do falcons kill other birds

Looking for ID Help?

Our free app offers quick ID help with global coverage.

Or Browse Bird Guide by Family or Shape

Need Bird ID Help? Try Merlin

Raptor Hunting: A stooping Peregrine Falcon killing another bird is one of the most amazing spectacles in the world of birds. With its wings partially closed, the falcon dives sharply below, reaching speeds of over 150 miles per hour. For a long time, it was believed that raptors such as falcons struck with their feet clenched like a fist. However, high-speed cinematographic studies have demonstrated that they use all four toes fully extended to strike their prey from above. The falcons’ talons frequently tear the Peregrines victim, releasing a shower of feathers. The prey is usually picked up off the ground afterwards, but sometimes the falcon will bend down once more and catch the falling bird before it hits the ground. In addition to diving past their prey and then lunging up from below to snatch it from behind and below, eagles can also hunt by using their talons to simply capture small birds from above. Occasionally, they will fly low over the ground, akin to a harrier, in an effort to attract game birds. Based on location, season, and even gender, peregrine hunting success can differ significantly, as Cornell ornithologist Tom Cade demonstrated with a fascinating comparison. In one season, a breeding male in the eastern United States who nearly solely hunted Blue Jays succeeded in capturing 93% of his prey. Only 31% of the time was an Australian breeding female successful, but the majority of the birds she caught were coots, which were more than five times heavier than blue jays. After calculating the energy costs and benefits of both hunting strategies and taking into account that the female likely weighed half as much as the male, Cade came to the conclusion that the female needed only 43 kcal to catch 1,000 kcal of prey to reach the eyrie, whereas the male needed 49 kcal (or what dieters typically just call a “calorie”). Although the female is more productive, her time for hunting is restricted due to her responsibilities as a nest guard. The male that was comparatively less efficient likely provided more food for the young because he had more time to hunt. Raptors collectively display an astounding diversity of hunting strategies. Most are diurnal hunters, with the exception of owls, which are occasionally classified as raptors. However, some, like the European Hobby, a smaller relative of the Peregrine, will pounce on mice at night. Some hunt at a high speed, much like the Peregrine For instance, the Sharp-shinned Hawk frequently soars through comparatively dense forest, deftly navigating and frequently snatching passerines directly from their perches. While hunting, some birds, such as American Kestrels, Black-shouldered Kites, and the young of the highly successful Red-tailed Hawk, frequently hover before diving sharply down on their prey. Others, such as mature Red-tails, soar while keeping an eye out for prey on the ground. However, the majority of raptors’ hunting likely occurs from perches with a commanding view, allowing the bird to use its telescope-like vision to scan the surrounding terrain and glide quickly to gather in its prey. It’s interesting to note that an American Kestrel’s preference for hovering over perch-hunting largely depends on the strength of the breeze. Using a variety of techniques, raptors typically kill their prey by driving their talons into their bodies; if necessary, they will also use their hooked bill to deliver a coup de grace. Falcons are an exception to this rule; they typically kill by biting into the necks of victims who are not killed in midair. (Owls also bite the necks of their prey. (An Inca Dove is killed by a Merlin stooping down on it and slashing its open feet.) Of course, some predatory birds—apart from falcons—use highly specialized hunting methods. Ospreys perched or hovering dive into the water to catch live fish; Snail and Hook-billed Kites circle like harriers, hunting their less-than-athletic prey—snails. SEE: Hawk-Eyed; Owls’ Nighttime Hunting Techniques; Raptors’ Size and Gender Copyright ® 1988 by Paul R. Ehrlich, David S. Dobkin, and Darryl Wheye.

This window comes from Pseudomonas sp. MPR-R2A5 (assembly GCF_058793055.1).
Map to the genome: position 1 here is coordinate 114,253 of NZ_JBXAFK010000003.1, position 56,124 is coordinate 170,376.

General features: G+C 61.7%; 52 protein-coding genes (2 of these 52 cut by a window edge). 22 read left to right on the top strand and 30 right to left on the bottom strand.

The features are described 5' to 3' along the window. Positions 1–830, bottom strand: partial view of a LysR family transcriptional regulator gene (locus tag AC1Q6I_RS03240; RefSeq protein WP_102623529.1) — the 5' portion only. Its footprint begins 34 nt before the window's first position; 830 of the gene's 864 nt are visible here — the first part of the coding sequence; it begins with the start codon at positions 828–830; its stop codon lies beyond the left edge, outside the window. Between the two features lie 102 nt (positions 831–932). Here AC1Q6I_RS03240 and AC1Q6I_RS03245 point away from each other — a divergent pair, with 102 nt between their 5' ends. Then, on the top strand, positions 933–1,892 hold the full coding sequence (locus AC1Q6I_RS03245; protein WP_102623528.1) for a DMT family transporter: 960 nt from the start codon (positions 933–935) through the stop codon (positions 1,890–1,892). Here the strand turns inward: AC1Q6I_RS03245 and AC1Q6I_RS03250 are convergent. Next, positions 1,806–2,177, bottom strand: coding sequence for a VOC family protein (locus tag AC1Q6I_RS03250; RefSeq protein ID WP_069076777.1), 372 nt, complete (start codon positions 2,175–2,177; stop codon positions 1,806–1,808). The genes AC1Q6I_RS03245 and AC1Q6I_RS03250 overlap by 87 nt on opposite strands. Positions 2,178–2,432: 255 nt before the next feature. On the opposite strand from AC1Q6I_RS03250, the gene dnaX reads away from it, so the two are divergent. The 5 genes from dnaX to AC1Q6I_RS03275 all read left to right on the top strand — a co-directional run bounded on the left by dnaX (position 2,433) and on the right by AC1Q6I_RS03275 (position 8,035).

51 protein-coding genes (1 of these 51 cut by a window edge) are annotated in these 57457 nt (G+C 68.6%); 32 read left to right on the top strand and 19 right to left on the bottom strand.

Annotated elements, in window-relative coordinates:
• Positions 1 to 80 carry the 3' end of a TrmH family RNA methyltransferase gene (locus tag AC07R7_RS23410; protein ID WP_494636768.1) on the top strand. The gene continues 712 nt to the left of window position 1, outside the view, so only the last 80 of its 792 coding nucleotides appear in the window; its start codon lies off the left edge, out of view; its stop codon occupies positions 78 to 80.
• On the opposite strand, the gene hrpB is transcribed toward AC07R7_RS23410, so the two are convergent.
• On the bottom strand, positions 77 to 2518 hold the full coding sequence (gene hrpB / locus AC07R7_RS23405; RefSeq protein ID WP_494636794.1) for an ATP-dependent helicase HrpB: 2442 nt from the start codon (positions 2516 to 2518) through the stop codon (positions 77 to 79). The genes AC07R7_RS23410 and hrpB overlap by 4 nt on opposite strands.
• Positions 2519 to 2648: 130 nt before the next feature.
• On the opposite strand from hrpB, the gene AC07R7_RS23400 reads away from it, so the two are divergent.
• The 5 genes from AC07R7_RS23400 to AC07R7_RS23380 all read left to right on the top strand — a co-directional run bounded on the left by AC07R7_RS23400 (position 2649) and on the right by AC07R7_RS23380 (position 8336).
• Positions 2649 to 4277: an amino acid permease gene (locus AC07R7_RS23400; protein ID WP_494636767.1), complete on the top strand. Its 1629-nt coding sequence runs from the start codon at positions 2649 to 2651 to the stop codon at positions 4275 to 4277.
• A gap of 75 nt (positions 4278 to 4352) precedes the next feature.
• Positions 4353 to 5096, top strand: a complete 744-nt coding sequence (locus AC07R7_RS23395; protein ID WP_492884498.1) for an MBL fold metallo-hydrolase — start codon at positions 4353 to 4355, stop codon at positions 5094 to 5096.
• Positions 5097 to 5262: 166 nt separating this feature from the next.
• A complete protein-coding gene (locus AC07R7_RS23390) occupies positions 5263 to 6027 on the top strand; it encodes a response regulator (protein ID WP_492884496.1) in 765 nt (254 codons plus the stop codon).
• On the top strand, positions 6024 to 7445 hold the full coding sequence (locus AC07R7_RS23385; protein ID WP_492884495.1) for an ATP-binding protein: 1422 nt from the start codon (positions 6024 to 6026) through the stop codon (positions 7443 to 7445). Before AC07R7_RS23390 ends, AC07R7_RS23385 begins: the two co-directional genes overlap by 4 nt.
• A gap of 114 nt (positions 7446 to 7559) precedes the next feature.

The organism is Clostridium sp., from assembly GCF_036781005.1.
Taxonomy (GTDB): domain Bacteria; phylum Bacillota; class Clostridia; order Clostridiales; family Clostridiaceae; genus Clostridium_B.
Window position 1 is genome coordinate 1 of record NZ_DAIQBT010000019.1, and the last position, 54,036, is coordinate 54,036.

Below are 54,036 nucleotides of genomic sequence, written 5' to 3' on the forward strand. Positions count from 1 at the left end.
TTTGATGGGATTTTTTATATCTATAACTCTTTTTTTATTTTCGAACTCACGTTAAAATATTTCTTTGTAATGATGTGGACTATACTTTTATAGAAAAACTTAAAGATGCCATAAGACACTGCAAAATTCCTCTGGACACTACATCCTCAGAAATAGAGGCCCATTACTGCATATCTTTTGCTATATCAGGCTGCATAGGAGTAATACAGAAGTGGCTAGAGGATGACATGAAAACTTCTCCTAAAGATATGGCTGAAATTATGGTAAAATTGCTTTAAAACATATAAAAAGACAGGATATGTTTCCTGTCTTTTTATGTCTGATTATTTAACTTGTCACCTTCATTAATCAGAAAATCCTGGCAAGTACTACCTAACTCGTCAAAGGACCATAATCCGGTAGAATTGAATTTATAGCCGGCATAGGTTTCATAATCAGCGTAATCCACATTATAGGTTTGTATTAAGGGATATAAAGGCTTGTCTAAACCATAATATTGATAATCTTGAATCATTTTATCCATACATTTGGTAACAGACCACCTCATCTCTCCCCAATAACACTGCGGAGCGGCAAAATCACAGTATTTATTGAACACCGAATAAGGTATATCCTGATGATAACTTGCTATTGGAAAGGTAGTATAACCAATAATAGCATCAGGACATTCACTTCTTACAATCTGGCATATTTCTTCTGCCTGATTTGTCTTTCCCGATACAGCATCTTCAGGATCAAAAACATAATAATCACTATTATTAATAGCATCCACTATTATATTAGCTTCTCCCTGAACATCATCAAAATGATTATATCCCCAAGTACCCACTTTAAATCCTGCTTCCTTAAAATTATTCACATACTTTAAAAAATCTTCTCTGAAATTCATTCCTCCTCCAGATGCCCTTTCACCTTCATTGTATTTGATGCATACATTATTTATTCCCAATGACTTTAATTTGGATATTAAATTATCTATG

Will falcons eat other birds?

Peregrine falcons feed on a wide variety of prey species but most often can be seen eating other birds. Prey includes pigeons, doves, waterfowl and songbirds of which they capture mid-flight. They will also eat small mammals including bats and rodents.

Are falcons aggressive birds?

Prairie Falcon pairs are notoriously aggressive in defending their nest sites—against Great Horned Owls, eagles, hawks, and even other Prairie Falcons, sometimes killing fledglings that stray into the wrong territory.

What birds do falcons hunt?

Their typical prey items include shorebirds, ducks, grebes, gulls, pigeons, and songbirds. Peregrine falcons also eat bats, and they occasionally steal prey—including fish and rodents—from other raptors. Falcons nest on cliffs up to 1,300 feet high and sometimes higher.

Can falcons kill crows?

However, falcons are the fastest animals ever. With a dive speed of 200 mph, all the falcon needs to do is fly high enough so it can just dive bomb the crow. If the crow has backup nearby: Crows win 8–9/10 times.